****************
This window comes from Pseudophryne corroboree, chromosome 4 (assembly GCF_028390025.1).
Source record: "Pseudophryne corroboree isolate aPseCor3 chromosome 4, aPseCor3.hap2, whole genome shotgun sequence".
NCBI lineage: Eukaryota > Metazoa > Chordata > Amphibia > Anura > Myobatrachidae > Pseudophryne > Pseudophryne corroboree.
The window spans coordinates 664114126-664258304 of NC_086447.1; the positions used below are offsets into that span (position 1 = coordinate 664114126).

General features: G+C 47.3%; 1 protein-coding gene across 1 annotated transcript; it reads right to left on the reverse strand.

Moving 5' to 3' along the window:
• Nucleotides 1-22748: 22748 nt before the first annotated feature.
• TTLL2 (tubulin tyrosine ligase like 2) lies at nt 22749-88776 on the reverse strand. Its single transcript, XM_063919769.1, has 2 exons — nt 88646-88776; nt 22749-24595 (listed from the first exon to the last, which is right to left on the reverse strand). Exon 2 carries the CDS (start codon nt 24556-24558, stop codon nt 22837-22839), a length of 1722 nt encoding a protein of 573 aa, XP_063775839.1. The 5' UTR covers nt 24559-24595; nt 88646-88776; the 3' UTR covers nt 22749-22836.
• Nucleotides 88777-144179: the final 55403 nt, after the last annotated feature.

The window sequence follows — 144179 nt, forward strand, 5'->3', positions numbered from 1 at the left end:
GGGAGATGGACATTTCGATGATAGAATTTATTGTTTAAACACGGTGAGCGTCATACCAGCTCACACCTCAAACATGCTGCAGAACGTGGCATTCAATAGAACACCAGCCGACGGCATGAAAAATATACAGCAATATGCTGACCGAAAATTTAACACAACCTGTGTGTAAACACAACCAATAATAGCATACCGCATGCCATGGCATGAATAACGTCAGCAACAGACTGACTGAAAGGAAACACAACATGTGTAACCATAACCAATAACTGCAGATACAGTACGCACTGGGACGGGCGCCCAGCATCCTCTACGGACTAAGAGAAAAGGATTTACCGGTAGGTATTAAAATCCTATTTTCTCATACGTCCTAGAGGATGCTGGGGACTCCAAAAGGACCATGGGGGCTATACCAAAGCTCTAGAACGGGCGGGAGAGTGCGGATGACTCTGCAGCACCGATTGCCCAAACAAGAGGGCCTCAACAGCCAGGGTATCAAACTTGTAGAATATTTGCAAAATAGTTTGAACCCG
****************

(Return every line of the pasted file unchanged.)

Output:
This window comes from Pseudophryne corroboree, chromosome 4 (assembly GCF_028390025.1).
Source record: "Pseudophryne corroboree isolate aPseCor3 chromosome 4, aPseCor3.hap2, whole genome shotgun sequence".
NCBI lineage: Eukaryota > Metazoa > Chordata > Amphibia > Anura > Myobatrachidae > Pseudophryne > Pseudophryne corroboree.
The window spans coordinates 664114126-664258304 of NC_086447.1; the positions used below are offsets into that span (position 1 = coordinate 664114126).

General features: G+C 47.3%; 1 protein-coding gene across 1 annotated transcript; it reads right to left on the reverse strand.

Moving 5' to 3' along the window:
• Nucleotides 1-22748: 22748 nt before the first annotated feature.
• TTLL2 (tubulin tyrosine ligase like 2) lies at nt 22749-88776 on the reverse strand. Its single transcript, XM_063919769.1, has 2 exons — nt 88646-88776; nt 22749-24595 (listed from the first exon to the last, which is right to left on the reverse strand). Exon 2 carries the CDS (start codon nt 24556-24558, stop codon nt 22837-22839), a length of 1722 nt encoding a protein of 573 aa, XP_063775839.1. The 5' UTR covers nt 24559-24595; nt 88646-88776; the 3' UTR covers nt 22749-22836.
• Nucleotides 88777-144179: the final 55403 nt, after the last annotated feature.

The window sequence follows — 144179 nt, forward strand, 5'->3', positions numbered from 1 at the left end:
GGGAGATGGACATTTCGATGATAGAATTTATTGTTTAAACACGGTGAGCGTCATACCAGCTCACACCTCAAACATGCTGCAGAACGTGGCATTCAATAGAACACCAGCCGACGGCATGAAAAATATACAGCAATATGCTGACCGAAAATTTAACACAACCTGTGTGTAAACACAACCAATAATAGCATACCGCATGCCATGGCATGAATAACGTCAGCAACAGACTGACTGAAAGGAAACACAACATGTGTAACCATAACCAATAACTGCAGATACAGTACGCACTGGGACGGGCGCCCAGCATCCTCTACGGACTAAGAGAAAAGGATTTACCGGTAGGTATTAAAATCCTATTTTCTCATACGTCCTAGAGGATGCTGGGGACTCCAAAAGGACCATGGGGGCTATACCAAAGCTCTAGAACGGGCGGGAGAGTGCGGATGACTCTGCAGCACCGATTGCCCAAACAAGAGGGCCTCAACAGCCAGGGTATCAAACTTGTAGAATATTTGCAAAATAGTTTGAACCCG